• Mike Gesicki, TE, Penn State: Gesicki is a local kid from Manahawkin, N.J. (near Long Beach Island), where he was a three-sport star in football, basketball and volleyball. As with players like Tony Gonzalez, Antonio Gates, Julius Thomas, Jimmy Graham, Jordan Cameron and other basketball-oriented tight ends, you can see Gesicki's hoops skills transfer onto the football field. He is an extremely athletic tight end with rare jumping ability who excels at winning 50-50 balls and should be an immediate impact player in the red zone.

• Connor Williams, OT, Texas: After missing a big chunk of the 2017 season with a knee injury, and then not playing at his best once he did return, some of the shine is apparently off of Williams, who was at one time being projected as a top 10 pick. Williams had mixed results at the Combine. His athletic measurables were fantastic, but the tape measure revealed his 33" T-Rex arms, which will scare off teams who may not view him as a viable tackle prospect as a result. If Williams pans out as an offensive tackle in the NFL, great. If not, I believe his floor is as an athletic quality starting guard or center.

• Brian O'Neill, OT, Pittsburgh: O'Neill enrolled at Pitt as a tight end before moving to RT initially, eventually finishing out his college career at LT. That LT-RT versatility will be a check mark in his favor with Doug Pederson. As you might expect of a converted tight end, O'Neill has excellent athleticism for an offensive tackle (though he does have Burger King hands). While O'Neill is athletically gifted, he is an unfinished product whose technique needs refinement, and many analysts believe he needs to add some strength in the weight room. For the Eagles' purposes, O'Neill is a perfect fit, in that Jeff Stoutland will have plenty of time to coach up his mechanical deficiencies while O'Neill adds some bulk.

• Martinas Rankin, OT/OG/C, Mississippi State: Rankin was a first-team All SEC selection at LT in 2017, but is probably too small (6'4, 308) to play tackle in the pros. Many believe that Rankin is versatile enough to play all five spots along the offensive line, similarly to Isaac Seumalo coming out of college.

• Tyrell Crosby, OT, Oregon: Crosby was a starter along the Ducks' offensive line for four years dating back to the 2014 season, when Oregon played in the National Championship Game. He has experience both at left tackle and right tackle, and could probably also play guard at the next level, which in theory should interest the Eagles. Crosby puts defenders on their asses. He's powerful in the run game, and very physical both in pass protection and drive blocking. However, it's pretty clear to see that he doesn't exactly have cat-like quickness, which will pose problems against speed rushers in the NFL.

• Maurice Hurst, DT, Michigan: At, 6'1, 292, Hurst is far from a prototypical defensive tackle. In 2017, Hurst had 59 tackles (13 for loss), 5.5 sacks and a forced fumble. Those numbers aren't great, but make no mistake, Maurice Hurst is really good player. He's quick, fast, he sheds blocks, and he constantly makes plays on the other side of the line of scrimmage.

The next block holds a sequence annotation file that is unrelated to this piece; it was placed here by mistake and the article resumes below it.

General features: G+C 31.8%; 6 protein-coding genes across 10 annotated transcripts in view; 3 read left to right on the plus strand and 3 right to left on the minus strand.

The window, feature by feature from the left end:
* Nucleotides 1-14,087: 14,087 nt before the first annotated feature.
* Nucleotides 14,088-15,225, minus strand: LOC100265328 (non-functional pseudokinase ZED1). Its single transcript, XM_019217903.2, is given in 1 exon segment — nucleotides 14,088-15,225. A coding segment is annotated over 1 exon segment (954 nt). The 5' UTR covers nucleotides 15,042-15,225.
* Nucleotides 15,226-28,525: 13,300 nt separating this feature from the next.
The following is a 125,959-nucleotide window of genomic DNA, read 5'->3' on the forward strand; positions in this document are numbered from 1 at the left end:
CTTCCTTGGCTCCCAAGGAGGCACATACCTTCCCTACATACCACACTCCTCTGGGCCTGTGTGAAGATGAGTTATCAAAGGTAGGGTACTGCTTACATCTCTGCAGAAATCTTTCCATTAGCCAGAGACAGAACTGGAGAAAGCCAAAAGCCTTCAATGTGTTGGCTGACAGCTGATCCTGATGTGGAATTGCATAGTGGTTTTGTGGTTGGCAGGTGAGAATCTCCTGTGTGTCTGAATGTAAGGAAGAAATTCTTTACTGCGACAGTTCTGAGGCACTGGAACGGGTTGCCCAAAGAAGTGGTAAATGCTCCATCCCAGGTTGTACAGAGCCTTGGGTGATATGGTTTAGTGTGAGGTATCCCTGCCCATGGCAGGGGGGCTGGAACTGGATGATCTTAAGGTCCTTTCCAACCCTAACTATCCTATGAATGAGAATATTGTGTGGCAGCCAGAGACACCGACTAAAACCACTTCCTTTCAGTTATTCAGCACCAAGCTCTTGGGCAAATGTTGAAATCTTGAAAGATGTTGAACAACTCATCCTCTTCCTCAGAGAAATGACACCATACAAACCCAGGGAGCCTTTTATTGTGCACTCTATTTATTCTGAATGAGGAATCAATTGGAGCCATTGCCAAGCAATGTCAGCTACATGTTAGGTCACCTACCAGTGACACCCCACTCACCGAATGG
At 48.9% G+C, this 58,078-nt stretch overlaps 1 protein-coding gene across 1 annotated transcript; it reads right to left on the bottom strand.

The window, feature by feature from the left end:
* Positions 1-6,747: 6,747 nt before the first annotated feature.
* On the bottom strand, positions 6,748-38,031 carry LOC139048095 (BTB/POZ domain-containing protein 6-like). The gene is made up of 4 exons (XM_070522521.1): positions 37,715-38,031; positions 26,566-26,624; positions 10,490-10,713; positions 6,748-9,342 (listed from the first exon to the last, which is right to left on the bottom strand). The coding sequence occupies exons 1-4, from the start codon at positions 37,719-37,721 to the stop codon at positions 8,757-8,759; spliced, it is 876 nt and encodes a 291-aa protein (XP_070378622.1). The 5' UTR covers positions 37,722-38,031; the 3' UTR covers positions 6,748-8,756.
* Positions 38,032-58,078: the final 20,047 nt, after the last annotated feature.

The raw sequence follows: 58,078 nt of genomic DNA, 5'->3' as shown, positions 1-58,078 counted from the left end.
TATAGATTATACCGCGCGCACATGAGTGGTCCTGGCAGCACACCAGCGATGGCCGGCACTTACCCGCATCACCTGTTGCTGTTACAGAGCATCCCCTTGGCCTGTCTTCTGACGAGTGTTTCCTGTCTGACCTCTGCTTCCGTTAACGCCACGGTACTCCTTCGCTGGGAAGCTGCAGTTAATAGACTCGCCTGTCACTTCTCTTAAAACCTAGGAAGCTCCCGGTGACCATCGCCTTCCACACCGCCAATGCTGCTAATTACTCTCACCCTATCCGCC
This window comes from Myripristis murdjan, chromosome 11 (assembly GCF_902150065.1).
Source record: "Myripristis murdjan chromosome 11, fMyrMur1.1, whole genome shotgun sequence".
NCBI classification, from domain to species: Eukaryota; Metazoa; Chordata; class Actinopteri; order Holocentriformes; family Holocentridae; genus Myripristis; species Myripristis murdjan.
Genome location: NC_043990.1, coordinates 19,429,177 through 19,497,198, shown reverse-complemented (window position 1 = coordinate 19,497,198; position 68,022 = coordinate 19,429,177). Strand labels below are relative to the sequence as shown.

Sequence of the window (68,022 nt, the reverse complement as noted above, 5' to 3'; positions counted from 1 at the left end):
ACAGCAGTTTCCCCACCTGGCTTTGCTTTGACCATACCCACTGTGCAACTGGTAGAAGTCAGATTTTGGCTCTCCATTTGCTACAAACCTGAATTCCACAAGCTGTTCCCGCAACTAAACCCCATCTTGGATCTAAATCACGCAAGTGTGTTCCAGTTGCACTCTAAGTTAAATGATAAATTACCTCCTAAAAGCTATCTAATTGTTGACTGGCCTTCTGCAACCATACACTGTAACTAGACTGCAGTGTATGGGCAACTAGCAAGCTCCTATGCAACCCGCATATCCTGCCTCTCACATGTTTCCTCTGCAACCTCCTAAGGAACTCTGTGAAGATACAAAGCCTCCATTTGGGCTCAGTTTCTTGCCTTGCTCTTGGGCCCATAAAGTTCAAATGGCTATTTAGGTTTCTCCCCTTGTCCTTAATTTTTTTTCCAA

• Lorenzo Carter, Edge, Georgia: At 6'5, 250, Carter is a size-length freak, and a former five-star recruit out of high school. However, his sack numbers at Georgia are unimpressive. In four seasons there, he had just 14 total sacks, though he does have upside. The Eagles took a chance on a similar speed-length freak in Alex McCalister, though Carter is going to require more of an investment than a seventh-round pick. At 250 pounds, Carter would have to put on weight in the NFL to play DE. The Eagles would have to determine if he can do that without losing explosiveness. Or maybe with his 4.5 speed, he's a linebacker in a 4-3? Difficult prospect to project to the NFL.

• Darius Leonard, LB, South Carolina State: In 2017, Leonard was the MEAC Defensive Player of the Year, racking up 124 tackles (14.5 for loss), 3.5 sacks, 4 forced fumbles, 2 INTs and 2 blocked kicks. He is an interesting prospect who fits the speed profile Jim Schwartz looks for in his linebackers.

• Donte Jackson, CB, LSU: Jackson, a track star who ran a 4.32 at the 2018 NFL Combine, is the latest LSU defensive back who will go early in the draft. He has outstanding athleticism, but is undersized at 178 pounds, and projects to the slot at the next level.

• Justin Reid, S, Stanford: Reid is a versatile, do-everything safety with very good ability in coverage, who has a lot of the same traits as Malcolm Jenkins. He could play in the slot early in his career, and could serve as the long-term replacement for Jenkins, whenever his career winds down.

• Ronnie Harrison, S, Alabama: When you think of 6'3, 214 safeties, you think of thumpers who play close to the line of scrimmage. While Harrison will make big hits, he is also skilled in coverage, as Bama used him as a deep half safety, with some assignments against some of the better tight ends they faced.